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Sunday, March 16, 2014

March 16th WHMonth: CHINESE HERBOLOGY: Bupleurum

TO CELEBRATE WOMEN'S HISTORY MONTH (WHM), during the month of March ~ in addition to my weekly postings ~ I will be making DAILY postings of time tested herbal and medicinal foods used from a Medicine Woman's bag, which holds many, many herbs, generating many, many formulas, as one herb used for a cold (mullein), when combined with totally different herbs, can be used as an antispasmodic for inflammation or as an expectorant to relieve asthma or general lung congestion.


This week will be dedicated to Chinese herbs. For the 30 years that I have traveled around 
the country treating health imbalances with herbs and teaching herb courses and 
holding workshops, Chinese herbs have always made up a very large 
percentage of my inventory, and the success I've had with the 
efficacy of Chinese herbs are unmatched.

BUPLEURUM (Bupleurum chinese) root is bitter and pungent in taste, and cooling (anti-inflammatory) in action. It releases internal tension and lowers mental stress, anxiety and anger (including PMS); reduces dizziness and vertigo; warms coldness of hands and feet caused by tension; stimulates the immune system; improves circulation; reduces fever and liver inflammation; stimulates bile flow; protects the liver; and improves digestion. It is one of the most highly revered herbs in Chinese medicine for detoxifying (and is almost always used together with Peony) the liver.  Its therapeutic properties include antipyretic, analgesic, antinauseant.

Bupleurum is used for respiratory infections, including the flu (influenza), swine flu, the common cold, bronchitis, and pneumonia; and symptoms of these infections, including fever and cough.

Some people use bupleurum for digestion problems including indigestion, diarrhea, and constipation.

Women sometimes use it for premenstrual syndrome (PMS) and painful periods (dysmenorrhea).

Bupleurum is also used for fatigue, headache, ringing in the ears (tinnitus), trouble sleeping (insomnia), depression, liver disorders, and loss of appetite (anorexia).

Other uses include treatment of cancer, malaria, chest pain (angina), epilepsy, pain,muscle cramps, joint pain (rheumatism), asthma, ulcers, hemorrhoids, and high cholesterol.

One of my favorite (and world renown) combinations is Bupleurum (tomorrow's featured herb) and Peony. Allow me to share one of the formulas I have to treat diabetes: LIVER REJUVENATE: Schizandra, Blessed Thistle, Bupleurum, Peony, Golden Seal, Licorice. Two capsules are taken both morning and night. This formula is taken as a supplement to the "LIVER REBUILD FORMULA" (part of a complete regimen) which aids in purifying the blood and resolving liver problems.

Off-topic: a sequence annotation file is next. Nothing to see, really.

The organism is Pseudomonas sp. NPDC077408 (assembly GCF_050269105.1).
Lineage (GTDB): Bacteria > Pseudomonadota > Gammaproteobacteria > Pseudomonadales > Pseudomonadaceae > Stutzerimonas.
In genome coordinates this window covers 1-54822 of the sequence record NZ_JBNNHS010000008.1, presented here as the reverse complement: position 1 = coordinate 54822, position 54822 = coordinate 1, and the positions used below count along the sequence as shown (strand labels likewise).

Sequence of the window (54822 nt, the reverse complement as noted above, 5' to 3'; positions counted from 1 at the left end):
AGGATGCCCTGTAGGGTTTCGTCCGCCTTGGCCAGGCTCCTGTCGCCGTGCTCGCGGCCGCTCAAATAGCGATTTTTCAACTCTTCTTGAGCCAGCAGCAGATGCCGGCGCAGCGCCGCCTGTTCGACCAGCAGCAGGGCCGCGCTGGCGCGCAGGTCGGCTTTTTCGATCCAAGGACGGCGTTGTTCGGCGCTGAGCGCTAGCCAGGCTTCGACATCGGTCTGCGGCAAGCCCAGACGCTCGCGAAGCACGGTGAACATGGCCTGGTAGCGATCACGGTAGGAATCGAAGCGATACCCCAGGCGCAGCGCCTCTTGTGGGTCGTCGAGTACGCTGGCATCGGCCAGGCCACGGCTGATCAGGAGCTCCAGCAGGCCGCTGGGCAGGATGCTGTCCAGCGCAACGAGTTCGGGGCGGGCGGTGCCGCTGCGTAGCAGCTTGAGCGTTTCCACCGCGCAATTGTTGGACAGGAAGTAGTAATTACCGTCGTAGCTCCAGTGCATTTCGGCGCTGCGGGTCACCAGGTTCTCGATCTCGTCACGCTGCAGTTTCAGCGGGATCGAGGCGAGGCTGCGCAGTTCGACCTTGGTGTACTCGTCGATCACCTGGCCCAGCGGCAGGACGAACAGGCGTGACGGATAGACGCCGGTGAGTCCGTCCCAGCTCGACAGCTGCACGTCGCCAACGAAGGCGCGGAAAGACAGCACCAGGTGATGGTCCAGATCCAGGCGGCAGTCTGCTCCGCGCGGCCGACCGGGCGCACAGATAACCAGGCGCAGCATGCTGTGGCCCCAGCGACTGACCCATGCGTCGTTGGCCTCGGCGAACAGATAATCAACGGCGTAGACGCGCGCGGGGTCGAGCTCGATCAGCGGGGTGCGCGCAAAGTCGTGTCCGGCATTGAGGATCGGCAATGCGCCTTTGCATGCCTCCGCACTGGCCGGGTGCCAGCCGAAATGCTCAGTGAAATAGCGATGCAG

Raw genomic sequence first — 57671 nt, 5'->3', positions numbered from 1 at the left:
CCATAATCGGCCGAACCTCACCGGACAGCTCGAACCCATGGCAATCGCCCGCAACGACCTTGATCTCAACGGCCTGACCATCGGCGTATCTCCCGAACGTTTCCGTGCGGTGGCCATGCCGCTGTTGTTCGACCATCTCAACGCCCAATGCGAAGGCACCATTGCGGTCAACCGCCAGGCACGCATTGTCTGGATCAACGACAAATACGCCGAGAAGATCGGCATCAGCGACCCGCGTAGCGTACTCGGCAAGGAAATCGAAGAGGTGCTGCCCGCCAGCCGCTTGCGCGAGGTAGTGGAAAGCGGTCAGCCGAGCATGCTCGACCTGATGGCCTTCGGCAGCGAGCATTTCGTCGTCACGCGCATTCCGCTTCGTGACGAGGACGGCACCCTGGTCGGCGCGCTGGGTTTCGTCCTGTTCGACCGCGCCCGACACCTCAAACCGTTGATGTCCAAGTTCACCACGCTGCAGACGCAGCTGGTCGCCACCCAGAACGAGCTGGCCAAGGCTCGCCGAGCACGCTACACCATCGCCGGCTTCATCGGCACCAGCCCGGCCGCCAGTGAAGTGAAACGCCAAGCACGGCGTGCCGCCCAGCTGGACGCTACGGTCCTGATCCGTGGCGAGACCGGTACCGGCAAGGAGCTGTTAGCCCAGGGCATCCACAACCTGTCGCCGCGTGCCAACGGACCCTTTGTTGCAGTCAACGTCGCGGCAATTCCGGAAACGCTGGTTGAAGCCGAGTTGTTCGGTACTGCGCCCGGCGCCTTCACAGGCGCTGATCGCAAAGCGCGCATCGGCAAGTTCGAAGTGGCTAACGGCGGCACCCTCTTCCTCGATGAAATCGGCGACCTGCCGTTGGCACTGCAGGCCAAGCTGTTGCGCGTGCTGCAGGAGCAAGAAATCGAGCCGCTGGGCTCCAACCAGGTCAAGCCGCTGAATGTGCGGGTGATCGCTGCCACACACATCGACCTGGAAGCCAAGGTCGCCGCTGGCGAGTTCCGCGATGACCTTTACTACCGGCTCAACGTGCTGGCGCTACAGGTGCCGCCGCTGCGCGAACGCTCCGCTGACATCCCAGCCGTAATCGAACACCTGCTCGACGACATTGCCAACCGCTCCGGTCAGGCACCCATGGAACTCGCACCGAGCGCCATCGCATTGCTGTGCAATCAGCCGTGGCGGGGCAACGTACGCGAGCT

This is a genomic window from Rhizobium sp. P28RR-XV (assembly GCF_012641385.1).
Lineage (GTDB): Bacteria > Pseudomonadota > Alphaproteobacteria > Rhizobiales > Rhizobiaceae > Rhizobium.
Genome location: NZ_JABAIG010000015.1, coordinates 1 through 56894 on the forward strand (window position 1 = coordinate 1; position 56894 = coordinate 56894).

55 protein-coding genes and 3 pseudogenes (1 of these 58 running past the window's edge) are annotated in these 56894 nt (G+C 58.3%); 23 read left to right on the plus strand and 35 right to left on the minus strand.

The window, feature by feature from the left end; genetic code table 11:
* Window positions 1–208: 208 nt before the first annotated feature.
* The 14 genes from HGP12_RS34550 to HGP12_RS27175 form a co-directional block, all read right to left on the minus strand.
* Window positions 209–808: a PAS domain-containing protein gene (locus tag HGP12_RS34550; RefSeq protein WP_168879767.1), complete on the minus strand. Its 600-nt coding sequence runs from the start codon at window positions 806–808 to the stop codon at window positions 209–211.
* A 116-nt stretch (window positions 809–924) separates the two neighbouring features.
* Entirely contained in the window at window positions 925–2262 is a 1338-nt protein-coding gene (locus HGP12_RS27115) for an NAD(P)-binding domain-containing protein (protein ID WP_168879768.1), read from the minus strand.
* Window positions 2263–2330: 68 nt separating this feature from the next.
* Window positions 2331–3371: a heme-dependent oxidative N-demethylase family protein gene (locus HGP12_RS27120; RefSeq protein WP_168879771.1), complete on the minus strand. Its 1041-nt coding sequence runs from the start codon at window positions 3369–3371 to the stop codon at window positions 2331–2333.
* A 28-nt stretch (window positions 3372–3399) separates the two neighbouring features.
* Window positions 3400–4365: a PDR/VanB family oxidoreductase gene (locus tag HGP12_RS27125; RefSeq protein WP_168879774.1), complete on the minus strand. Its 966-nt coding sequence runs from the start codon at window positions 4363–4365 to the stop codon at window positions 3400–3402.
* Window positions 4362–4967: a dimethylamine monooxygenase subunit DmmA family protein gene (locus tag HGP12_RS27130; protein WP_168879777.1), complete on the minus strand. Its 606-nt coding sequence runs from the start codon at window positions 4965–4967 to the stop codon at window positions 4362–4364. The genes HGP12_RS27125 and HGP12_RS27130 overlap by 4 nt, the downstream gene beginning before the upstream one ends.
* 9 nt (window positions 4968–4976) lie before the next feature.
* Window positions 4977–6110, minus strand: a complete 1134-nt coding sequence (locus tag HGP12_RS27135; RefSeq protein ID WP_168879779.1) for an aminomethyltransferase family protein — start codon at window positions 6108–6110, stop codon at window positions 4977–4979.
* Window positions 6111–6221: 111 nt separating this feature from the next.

Bupleurum is also used in combination with Panax ginseng and licorice to help stimulate adrenal gland function, particularly in patients with a history of long-term use of corticosteroid drugs.

This herb is very useful for some circulation issues if caused by internal tension, such as with erection problems, neck tension, "freezing up" under stress, Pre-menstrual tension, and it even sometimes helps with dizziness caused by Meniere's disease. It also helps with tension caused by exposure to excess drugs, chemicals and other toxins, or a diet high in poor quality fats.

Its primary use for a "tense restricted liver" includes symptoms such as anger, tension in the center of the body that you can't release, and various liver issues such as heat sensations, itching, a feeling of being toxic, headaches, irritability, etc. But, beyond that, the TCM (Traditional Chinese Medicine) concept of liver energy regulation can be applied in a wide variety of seemingly unrelated health problems such as infertility (the liver regulates hormones), emotional issues (the liver regulated some neurotransmitters), heart health (the liver manufactures cholesterol) and many others.

Bupleurum root is a main ingredient in a formula called "Rambling without a destination," which is the formula  used to treat the same conditions as the root, but in persons with additional signs of weakness and nutrient deficiency. Drs. Dan Bensky and Randall Barolet, in their excellent 1990 professional TCM textbook Formulas and Strategies, quote an ancient text that recommends this formula for "girls with weak blood and Yin deficiency."